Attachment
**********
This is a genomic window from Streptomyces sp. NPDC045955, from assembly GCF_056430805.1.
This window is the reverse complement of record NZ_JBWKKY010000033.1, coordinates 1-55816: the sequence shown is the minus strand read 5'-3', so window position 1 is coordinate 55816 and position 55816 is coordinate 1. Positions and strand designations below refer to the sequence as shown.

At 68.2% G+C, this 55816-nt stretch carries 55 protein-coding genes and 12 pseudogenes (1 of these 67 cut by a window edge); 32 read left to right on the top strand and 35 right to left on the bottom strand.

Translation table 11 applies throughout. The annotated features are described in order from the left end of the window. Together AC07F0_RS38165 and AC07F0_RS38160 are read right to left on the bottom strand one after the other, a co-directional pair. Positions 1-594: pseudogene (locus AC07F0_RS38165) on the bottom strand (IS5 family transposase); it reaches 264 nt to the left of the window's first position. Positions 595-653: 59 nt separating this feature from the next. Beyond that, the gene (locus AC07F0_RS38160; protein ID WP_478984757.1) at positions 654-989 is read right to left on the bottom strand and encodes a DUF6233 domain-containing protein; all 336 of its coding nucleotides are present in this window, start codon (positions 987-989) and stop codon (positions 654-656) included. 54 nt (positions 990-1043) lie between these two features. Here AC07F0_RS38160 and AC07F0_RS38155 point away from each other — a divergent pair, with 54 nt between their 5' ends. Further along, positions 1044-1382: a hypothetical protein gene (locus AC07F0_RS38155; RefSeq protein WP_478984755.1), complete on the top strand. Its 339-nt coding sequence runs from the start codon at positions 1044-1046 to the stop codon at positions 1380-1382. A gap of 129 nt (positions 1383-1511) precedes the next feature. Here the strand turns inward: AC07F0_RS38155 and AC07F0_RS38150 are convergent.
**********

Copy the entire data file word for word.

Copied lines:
This is a genomic window from Streptomyces sp. NPDC045955, from assembly GCF_056430805.1.
This window is the reverse complement of record NZ_JBWKKY010000033.1, coordinates 1-55816: the sequence shown is the minus strand read 5'-3', so window position 1 is coordinate 55816 and position 55816 is coordinate 1. Positions and strand designations below refer to the sequence as shown.

At 68.2% G+C, this 55816-nt stretch carries 55 protein-coding genes and 12 pseudogenes (1 of these 67 cut by a window edge); 32 read left to right on the top strand and 35 right to left on the bottom strand.

Translation table 11 applies throughout. The annotated features are described in order from the left end of the window. Together AC07F0_RS38165 and AC07F0_RS38160 are read right to left on the bottom strand one after the other, a co-directional pair. Positions 1-594: pseudogene (locus AC07F0_RS38165) on the bottom strand (IS5 family transposase); it reaches 264 nt to the left of the window's first position. Positions 595-653: 59 nt separating this feature from the next. Beyond that, the gene (locus AC07F0_RS38160; protein ID WP_478984757.1) at positions 654-989 is read right to left on the bottom strand and encodes a DUF6233 domain-containing protein; all 336 of its coding nucleotides are present in this window, start codon (positions 987-989) and stop codon (positions 654-656) included. 54 nt (positions 990-1043) lie between these two features. Here AC07F0_RS38160 and AC07F0_RS38155 point away from each other — a divergent pair, with 54 nt between their 5' ends. Further along, positions 1044-1382: a hypothetical protein gene (locus AC07F0_RS38155; RefSeq protein WP_478984755.1), complete on the top strand. Its 339-nt coding sequence runs from the start codon at positions 1044-1046 to the stop codon at positions 1380-1382. A gap of 129 nt (positions 1383-1511) precedes the next feature. Here the strand turns inward: AC07F0_RS38155 and AC07F0_RS38150 are convergent.